In many states, schools create partnerships with healthcare providers in their communities, and Medicaid pays the bills. It has become, according to many state legislators and observers, a "cash cow" that victimizes children, parents and taxpayers. Diagnosing ADD

The Johnstons' nightmare began in the fall of 1993. Just weeks after their normal, exuberant five-year-old son started kindergarten at the local public school, his teacher complained that he was having trouble staying on task and remaining in his seat, and that he needed repeated "time-outs" for excessive talking. She explained to Mrs. Johnston that Paul's unacceptable behavior was due to a brain disorder, that the brains of "these children"are "wired in such a way" that they are unable to calm down or remain focused. She claimed that "nearly 30%" of children - mostly boys - have ADD or ADHD, and that medication was available to control it. She referred the Johnstons to a physician who she said treated children like Paul.

Paul's parents could not understand how something could be "wrong" with a child who behaved normally at home. They knew nothing about ADD or ADHD and balked at the suggestion of medication. They decided to try working with their son and provide additional discipline.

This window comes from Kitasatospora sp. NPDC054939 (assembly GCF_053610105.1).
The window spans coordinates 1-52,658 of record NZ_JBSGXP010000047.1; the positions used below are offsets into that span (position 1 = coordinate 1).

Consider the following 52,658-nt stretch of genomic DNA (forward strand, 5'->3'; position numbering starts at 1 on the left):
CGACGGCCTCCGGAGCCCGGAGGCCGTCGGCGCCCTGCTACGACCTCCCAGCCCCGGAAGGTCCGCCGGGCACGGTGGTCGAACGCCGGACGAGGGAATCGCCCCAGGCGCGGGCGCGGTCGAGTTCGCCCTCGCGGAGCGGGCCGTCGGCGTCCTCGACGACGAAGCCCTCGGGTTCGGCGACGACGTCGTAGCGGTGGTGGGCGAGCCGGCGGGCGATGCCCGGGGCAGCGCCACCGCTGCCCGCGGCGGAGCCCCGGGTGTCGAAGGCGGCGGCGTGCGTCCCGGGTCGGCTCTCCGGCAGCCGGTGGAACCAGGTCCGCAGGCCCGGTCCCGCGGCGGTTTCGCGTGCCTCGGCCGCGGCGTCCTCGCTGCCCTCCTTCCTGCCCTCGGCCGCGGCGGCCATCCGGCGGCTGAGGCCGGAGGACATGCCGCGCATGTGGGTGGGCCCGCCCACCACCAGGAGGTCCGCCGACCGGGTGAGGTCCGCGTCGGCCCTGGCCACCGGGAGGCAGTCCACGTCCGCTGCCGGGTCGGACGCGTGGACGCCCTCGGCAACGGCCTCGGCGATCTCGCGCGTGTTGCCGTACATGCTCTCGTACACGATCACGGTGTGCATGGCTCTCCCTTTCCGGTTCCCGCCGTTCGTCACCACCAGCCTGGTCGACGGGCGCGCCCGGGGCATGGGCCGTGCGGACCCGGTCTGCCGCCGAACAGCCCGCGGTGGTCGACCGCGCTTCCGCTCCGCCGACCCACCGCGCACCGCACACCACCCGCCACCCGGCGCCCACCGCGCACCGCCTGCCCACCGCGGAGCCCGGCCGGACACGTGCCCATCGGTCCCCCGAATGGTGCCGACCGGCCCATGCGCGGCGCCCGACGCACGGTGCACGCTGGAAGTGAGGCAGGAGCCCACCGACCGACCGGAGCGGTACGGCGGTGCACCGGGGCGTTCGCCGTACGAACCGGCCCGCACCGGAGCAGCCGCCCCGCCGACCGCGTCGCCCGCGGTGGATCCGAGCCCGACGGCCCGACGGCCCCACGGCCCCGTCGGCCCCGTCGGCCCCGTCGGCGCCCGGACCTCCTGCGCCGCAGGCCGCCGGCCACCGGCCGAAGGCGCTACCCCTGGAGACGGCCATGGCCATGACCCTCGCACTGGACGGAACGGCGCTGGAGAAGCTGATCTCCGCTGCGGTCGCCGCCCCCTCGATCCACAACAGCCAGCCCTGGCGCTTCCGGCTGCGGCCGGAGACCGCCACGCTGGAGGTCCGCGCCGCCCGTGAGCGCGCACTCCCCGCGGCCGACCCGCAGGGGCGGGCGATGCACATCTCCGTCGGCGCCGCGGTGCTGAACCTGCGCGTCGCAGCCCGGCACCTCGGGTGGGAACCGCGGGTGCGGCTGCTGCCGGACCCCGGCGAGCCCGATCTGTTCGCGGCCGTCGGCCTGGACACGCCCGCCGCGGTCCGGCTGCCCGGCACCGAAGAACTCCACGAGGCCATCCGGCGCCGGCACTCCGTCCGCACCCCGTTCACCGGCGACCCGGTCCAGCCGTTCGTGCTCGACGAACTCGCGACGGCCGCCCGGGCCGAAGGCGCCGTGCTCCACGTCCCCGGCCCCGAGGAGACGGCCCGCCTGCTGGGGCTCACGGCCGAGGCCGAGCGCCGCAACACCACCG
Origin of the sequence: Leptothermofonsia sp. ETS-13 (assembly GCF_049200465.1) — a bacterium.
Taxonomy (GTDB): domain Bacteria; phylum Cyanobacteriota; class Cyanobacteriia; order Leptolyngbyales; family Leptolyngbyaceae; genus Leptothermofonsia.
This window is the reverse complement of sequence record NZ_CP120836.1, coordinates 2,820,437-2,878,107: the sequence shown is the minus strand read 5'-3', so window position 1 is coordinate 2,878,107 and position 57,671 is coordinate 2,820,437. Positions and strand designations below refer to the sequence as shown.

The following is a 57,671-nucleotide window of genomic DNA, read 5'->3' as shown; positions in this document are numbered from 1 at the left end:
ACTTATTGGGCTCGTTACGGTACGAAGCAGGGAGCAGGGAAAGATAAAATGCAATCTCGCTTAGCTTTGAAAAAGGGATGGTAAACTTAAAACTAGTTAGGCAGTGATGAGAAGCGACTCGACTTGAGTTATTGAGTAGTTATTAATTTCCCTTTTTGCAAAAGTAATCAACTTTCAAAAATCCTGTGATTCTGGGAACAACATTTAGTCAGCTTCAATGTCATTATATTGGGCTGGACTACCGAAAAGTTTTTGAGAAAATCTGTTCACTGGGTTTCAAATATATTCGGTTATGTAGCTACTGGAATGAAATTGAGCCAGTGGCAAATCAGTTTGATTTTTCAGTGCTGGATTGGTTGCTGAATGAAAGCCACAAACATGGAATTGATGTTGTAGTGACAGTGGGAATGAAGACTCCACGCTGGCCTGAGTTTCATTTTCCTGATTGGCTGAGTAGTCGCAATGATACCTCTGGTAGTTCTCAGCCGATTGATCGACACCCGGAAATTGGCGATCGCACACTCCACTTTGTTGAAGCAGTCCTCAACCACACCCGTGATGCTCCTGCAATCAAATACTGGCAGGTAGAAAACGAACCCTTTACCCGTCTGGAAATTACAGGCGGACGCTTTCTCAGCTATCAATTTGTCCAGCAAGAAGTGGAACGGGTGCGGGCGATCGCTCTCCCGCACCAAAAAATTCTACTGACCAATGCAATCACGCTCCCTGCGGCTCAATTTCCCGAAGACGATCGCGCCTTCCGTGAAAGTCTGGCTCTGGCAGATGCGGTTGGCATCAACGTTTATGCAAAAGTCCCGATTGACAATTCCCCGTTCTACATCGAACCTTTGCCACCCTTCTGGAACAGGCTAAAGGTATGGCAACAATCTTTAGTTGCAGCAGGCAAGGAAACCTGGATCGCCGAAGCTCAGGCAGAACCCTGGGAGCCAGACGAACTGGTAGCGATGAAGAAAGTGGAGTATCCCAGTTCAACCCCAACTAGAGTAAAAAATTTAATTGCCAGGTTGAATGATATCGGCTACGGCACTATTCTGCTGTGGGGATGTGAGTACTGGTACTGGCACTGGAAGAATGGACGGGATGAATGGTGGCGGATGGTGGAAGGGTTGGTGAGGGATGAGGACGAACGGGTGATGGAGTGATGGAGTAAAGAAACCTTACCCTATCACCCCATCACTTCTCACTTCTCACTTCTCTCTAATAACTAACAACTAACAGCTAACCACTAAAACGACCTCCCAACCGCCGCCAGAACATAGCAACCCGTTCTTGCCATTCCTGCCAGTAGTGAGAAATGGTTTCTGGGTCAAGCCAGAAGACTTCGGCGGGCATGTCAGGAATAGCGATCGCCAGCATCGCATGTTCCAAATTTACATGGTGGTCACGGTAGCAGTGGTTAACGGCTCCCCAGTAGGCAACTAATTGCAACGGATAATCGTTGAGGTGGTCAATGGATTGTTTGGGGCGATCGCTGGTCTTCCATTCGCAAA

A few weeks later, the principal threatened to suspend Paul. In a meeting with the Johnstons, he and Paul's teacher presented a laundry list of the boy's undesirable behaviors. They insisted he be taken to a doctor and that "something be done" or he would be suspended from school and the Johnstons could face charges of "medical neglect."

When the principal continued to threaten suspension, the Johnstons reluctantly made an appointment with the school-recommended physician. Mrs. Johnston described the initial office visit in her diary of the family's long nightmare, which was published earlier this year by AmErica House in Baltimore under the title Altered States: Experimental Drugs, Expendable Children.

"When we arrived at Dr. Habash's office, there was a video playing about children with ADD, explaining what teachers look for and how it is more evident in the school setting than at home," Joy Johnston wrote. During the examination, Dr. Habash commented that Paul was very fidgety and that he could see what his teacher was talking about. "A hyperactive child cannot sit still long enough to learn," he said, "and is very disruptive to the rest of the class."

The doctor prescribed 5 mg. of Ritalin twice daily. "I was unsure about this," Mrs. Johnston wrote, "but the doctor seemed to know exactly what the teacher was complaining about and that Ritalin would help. So I agreed to give it a try. I did not know if the school would make good on the threats of child neglect or not, but I did not want to find out."